Most activities which underlie our physical and mental life are beyond our awareness. Occasionally something—an ache in the chest, a strange emotion which unsettles us—may emerge into consciousness, then disappear. The sea, with its surface and hidden depths, lends itself to depicting this hu­man experience of known and unknown regarding self. The enormity of the sea is also a visible image of the enormity of our own inner world, most of it unknown, and also the rela­tionship we have with the universe, which we exist in yet know so little about. The sea holds vast treasures, curiosities, and our history—not simply because life emerged from the sea. or our blood is as salt as the ancient sea, but because so many ships and shorelines are now beneath the waves. Some­times these can be recovered, and this depicts our remember­ing or making conscious.

Example: ‘My husband and I were standing looking at the sea’s surface. It was just falling night. I saw a mass of dark shapes, thought it would be a school of fish. Then we were looking at water birds, maybe ducks, again dark shapes as the light had almost gone. Then there was a hole in the sea, like a belly button, I was wondering what it was, how was it being made, was there something under the water? Something very big was coming up to the surface very close to me. It shot me to wake (Ginny Q). Ginny and her husband had been explor­ing the content of their dreams. The image of the sea shows Ginny sensing there are enormous depths to her own being, and something big—a previously unconscious complex of in­sights and feelings—is becoming conscious.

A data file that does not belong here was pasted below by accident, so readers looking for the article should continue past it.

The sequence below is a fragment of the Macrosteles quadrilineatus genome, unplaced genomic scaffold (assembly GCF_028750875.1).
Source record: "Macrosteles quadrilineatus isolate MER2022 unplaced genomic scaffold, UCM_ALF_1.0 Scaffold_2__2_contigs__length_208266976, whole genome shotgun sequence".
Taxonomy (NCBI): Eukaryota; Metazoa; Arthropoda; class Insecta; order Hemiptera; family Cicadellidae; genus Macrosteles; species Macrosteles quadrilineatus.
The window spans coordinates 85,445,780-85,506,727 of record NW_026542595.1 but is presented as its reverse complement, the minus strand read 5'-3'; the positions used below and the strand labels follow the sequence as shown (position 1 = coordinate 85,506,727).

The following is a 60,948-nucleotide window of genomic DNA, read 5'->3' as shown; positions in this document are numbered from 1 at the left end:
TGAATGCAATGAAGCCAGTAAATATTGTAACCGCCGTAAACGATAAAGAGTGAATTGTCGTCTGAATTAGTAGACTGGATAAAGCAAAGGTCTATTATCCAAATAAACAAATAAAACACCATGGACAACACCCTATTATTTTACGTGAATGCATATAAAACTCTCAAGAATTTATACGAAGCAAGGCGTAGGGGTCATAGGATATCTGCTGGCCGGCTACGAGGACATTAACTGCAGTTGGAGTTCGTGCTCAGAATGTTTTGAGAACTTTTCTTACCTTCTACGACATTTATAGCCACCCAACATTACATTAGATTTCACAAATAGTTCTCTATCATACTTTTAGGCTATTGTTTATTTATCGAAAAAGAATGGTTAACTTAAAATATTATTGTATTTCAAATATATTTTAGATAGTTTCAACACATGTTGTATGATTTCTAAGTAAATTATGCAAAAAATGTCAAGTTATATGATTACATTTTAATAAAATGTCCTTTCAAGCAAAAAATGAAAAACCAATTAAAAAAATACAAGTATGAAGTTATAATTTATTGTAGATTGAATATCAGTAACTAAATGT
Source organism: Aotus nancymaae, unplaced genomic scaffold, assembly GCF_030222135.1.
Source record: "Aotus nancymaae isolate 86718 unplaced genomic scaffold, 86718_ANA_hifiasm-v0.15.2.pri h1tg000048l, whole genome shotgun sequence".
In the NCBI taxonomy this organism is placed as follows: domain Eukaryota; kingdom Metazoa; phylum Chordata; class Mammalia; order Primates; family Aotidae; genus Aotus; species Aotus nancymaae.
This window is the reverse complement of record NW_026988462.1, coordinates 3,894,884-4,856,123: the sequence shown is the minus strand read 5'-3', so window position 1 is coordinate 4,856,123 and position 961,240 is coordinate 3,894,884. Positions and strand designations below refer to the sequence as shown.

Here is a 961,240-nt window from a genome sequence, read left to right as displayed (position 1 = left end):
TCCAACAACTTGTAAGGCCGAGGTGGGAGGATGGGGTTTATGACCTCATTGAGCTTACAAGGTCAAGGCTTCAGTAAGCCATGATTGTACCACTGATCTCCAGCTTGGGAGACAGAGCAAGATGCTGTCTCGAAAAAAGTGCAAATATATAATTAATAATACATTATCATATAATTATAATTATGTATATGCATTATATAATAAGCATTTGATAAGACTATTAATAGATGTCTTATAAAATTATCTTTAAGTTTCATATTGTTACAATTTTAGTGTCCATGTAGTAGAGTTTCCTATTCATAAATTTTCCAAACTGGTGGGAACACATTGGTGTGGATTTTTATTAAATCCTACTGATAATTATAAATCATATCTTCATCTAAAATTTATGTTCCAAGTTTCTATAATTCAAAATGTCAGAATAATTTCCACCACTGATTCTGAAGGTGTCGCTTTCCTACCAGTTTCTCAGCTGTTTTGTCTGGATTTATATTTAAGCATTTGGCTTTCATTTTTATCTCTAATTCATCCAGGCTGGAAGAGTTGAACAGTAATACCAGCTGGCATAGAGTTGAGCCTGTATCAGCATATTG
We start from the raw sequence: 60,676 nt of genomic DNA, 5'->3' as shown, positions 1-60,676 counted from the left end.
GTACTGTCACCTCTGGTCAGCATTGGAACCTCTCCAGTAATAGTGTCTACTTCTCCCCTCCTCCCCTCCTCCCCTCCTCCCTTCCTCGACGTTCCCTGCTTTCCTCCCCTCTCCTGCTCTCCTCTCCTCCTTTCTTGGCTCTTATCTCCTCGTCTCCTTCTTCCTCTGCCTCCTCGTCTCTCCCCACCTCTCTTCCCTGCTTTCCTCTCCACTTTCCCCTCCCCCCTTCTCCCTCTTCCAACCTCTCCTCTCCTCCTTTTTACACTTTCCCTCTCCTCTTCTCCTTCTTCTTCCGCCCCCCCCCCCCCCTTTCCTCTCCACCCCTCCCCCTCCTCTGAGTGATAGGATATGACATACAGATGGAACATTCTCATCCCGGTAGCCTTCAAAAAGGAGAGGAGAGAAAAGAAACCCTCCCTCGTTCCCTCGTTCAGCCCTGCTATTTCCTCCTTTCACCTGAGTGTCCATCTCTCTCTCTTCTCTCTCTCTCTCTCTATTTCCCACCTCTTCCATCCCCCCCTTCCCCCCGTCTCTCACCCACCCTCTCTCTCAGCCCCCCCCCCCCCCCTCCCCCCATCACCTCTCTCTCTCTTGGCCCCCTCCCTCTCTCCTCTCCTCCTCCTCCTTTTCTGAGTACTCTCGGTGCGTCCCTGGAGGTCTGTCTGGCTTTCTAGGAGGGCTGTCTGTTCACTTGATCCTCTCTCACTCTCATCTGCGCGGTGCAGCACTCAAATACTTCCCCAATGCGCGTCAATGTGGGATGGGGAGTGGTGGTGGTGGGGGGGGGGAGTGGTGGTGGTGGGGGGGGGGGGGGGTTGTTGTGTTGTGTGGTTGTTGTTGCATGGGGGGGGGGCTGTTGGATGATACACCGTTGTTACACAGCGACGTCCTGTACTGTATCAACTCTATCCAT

So, generally the sea represents the boundary between un­conscious and conscious; our processes of life and the ongins of our life; the wisdom, still unverbalised because locked in process rather than insight, of our existence; source of the huge life drives, such as that which urges us towards indepen­dence, mating and parenthood, a symbol of infinite energy or consciousness, in which human existence is only a tiny pan. Example: A small speed boat was at sea. But the sea dis­solved anybody who fell in. One man fell in but held himself together as a blob of water and jumped back to the speedboat. I remember the words “The sea is a great solvent” (Tim P). Tim is aware of his unconscious sense of being a pan of the huge sea of life or energy. In it one might lose one’s sense of identity. In the end, identity is ‘held together’ by one’s own belief in oneself.

Going under the sea: bringing internal contents to con­sciousness; remembering the womb expenence; letting our ego surrender a little, looking at death. If there is a sense of hugeness, depth: going beyond the boundaries of experience usually set up by our conscious self or ego. Waves: impulses, feelings and emotions, such as sexuality, anxiety, anger. Tide: rising and falling of feelings such as love, pleasure or sexual­ity; may refer to aging when going out; tide in our affairs. Example: *l am either standing at the edge of the sea or near, when suddenly enormous tidal waves appear in the distance and are coming closer. I know they will engulf me, I turn and run away. Sometimes they do overtake me, other times I wake up’ (Mrs AV). We can run from pleasure and wider insight, just as much as from pain or fear. Idioms: all at sea, plenty more fish in the sea, lost at sea. See beach; fish, sea crea­tures.